Advertisement
Browse Subject Areas
?

Click through the PLOS taxonomy to find articles in your field.

For more information about PLOS Subject Areas, click here.

  • Loading metrics

MALDI-TOF MS Enables the Rapid Identification of the Major Molecular Types within the Cryptococcus neoformans/C. gattii Species Complex

  • Carolina Firacative,

    Affiliations Molecular Mycology Research Laboratory, Centre for Infectious Diseases and Microbiology, Westmead Millennium Institute, Sydney Medical School–Westmead, The University of Sydney, Westmead Hospital, Sydney, Australia, Grupo de Microbiología, Instituto Nacional de Salud, Bogotá, Colombia

  • Luciana Trilles,

    Affiliations Molecular Mycology Research Laboratory, Centre for Infectious Diseases and Microbiology, Westmead Millennium Institute, Sydney Medical School–Westmead, The University of Sydney, Westmead Hospital, Sydney, Australia, Laboratório de Micologia, Instituto de Pesquisa Clínica Evandro Chagas, Fundação Oswaldo Cruz, Rio de Janeiro, Brazil

  • Wieland Meyer

    w.meyer@usyd.edu.au

    Affiliation Molecular Mycology Research Laboratory, Centre for Infectious Diseases and Microbiology, Westmead Millennium Institute, Sydney Medical School–Westmead, The University of Sydney, Westmead Hospital, Sydney, Australia

MALDI-TOF MS Enables the Rapid Identification of the Major Molecular Types within the Cryptococcus neoformans/C. gattii Species Complex

  • Carolina Firacative, 
  • Luciana Trilles, 
  • Wieland Meyer
PLOS
x

Abstract

Background

The Cryptococcus neoformans/C. gattii species complex comprises two sibling species that are divided into eight major molecular types, C. neoformans VNI to VNIV and C. gattii VGI to VGIV. These genotypes differ in host range, epidemiology, virulence, antifungal susceptibility and geographic distribution. The currently used phenotypic and molecular identification methods for the species/molecular types are time consuming and expensive. As Matrix-Assisted Laser Desorption Ionization-Time-of-Flight Mass Spectrometry (MALDI-TOF MS) offers an effective alternative for the rapid identification of microorganisms, the objective of this study was to examine its potential for the identification of C. neoformans and C. gattii strains at the intra- and inter-species level.

Methodology

Protein extracts obtained via the formic acid extraction method of 164 C. neoformans/C. gattii isolates, including four inter-species hybrids, were studied.

Results

The obtained mass spectra correctly identified 100% of all studied isolates, grouped each isolate according to the currently recognized species, C. neoformans and C. gattii, and detected potential hybrids. In addition, all isolates were clearly separated according to their major molecular type, generating greater spectral differences among the C. neoformans molecular types than the C. gattii molecular types, most likely reflecting a closer phylogenetic relationship between the latter. The number of colonies used and the incubation length did not affect the results. No spectra were obtained from intact yeast cells. An extended validated spectral library containing spectra of all eight major molecular types was established.

Conclusions

MALDI-TOF MS is a rapid identification tool for the correct recognition of the two currently recognized human pathogenic Cryptococcus species and offers a simple method for the separation of the eight major molecular types and the detection of hybrid strains within this species complex in the clinical laboratory. The obtained mass spectra provide further evidence that the major molecular types warrant variety or even species status.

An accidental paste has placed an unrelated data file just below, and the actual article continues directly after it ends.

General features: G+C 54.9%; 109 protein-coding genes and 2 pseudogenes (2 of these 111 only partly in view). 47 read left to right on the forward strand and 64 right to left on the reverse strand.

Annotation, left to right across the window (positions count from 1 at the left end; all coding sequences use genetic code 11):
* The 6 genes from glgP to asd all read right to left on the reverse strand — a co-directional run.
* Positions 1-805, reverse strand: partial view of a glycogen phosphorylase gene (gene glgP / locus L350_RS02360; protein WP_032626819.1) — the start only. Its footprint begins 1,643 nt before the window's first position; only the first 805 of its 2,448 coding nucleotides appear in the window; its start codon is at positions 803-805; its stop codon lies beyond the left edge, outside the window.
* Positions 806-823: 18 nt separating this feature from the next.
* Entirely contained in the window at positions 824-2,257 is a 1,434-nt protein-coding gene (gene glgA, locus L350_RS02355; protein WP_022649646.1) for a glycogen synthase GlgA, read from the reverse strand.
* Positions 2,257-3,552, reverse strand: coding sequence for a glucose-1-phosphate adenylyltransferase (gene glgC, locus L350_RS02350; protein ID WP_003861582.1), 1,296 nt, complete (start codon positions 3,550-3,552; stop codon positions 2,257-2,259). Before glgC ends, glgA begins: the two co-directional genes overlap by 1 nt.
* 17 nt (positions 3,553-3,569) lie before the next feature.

Introduction

Cryptococcosis is a life-threatening infection caused for the inhalation of infectious propagules of the encapsulated yeasts Cryptococcus neoformans or C. gattii [1]. Cryptococcosis caused by C. neoformans var. grubii (serotype A), C. neoformans var. neoformans (serotype D) and the well-recognized hybrid AD is mainly an opportunistic infection of HIV patients [2][4], while C. gattii (serotypes B and C) is mainly affecting immunocompetent hosts, involving humans, domestic and wild animals [2], [5], [6]. Both species can be differentiated from each other by phenotypic methods [7], and at intra-specific level, by a range of genotyping methods, including PCR fingerprinting [8], [9], restriction fragment length polymorphism (RFLP) analysis [10], amplified fragment length polymorphism (AFLP) analysis [11], multilocus microsatellite typing (MLMT) [12] and multilocus sequence typing (MLST) [13], [14]. All currently used typing methods have identified eight major molecular patterns (VNI/AFLP1, VNII/AFLP1A for C. neoformans var. grubii, VNIII/AFLP3 for the AD hybrid, VNIV/AFLP2 for C. neoformans var. neoformans and VGI/AFLP4, VGII/AFLP6, VGIII/AFLP5 and VGIV/AFLP7 for C. gattii).

Strains of the eight major molecular types of the C. neoformans/C. gattii species complex differ also in their mating type distribution, virulence factors, disease characteristics, geographical distribution, epidemiology and ecological niche [1], [2], [15]. Consequently, the early and reliable diagnosis and the inter- and intra-specific identification of the agents causing cryptococcosis are of great importance for the clinicians, in order to allow for a prompt response and accurate treatment choice, especially in the case of emerging highly virulent genotypes, considering that there are differences in antifungal susceptibility patterns depending on the molecular type of the strain [6], [16][19]. However, correct identification of cryptococcal species and the molecular types by conventional methods can be sometimes difficult, expensive, and time consuming, as well as laborious preparation of media and reagents or extensive molecular investigations can be required [20], [21].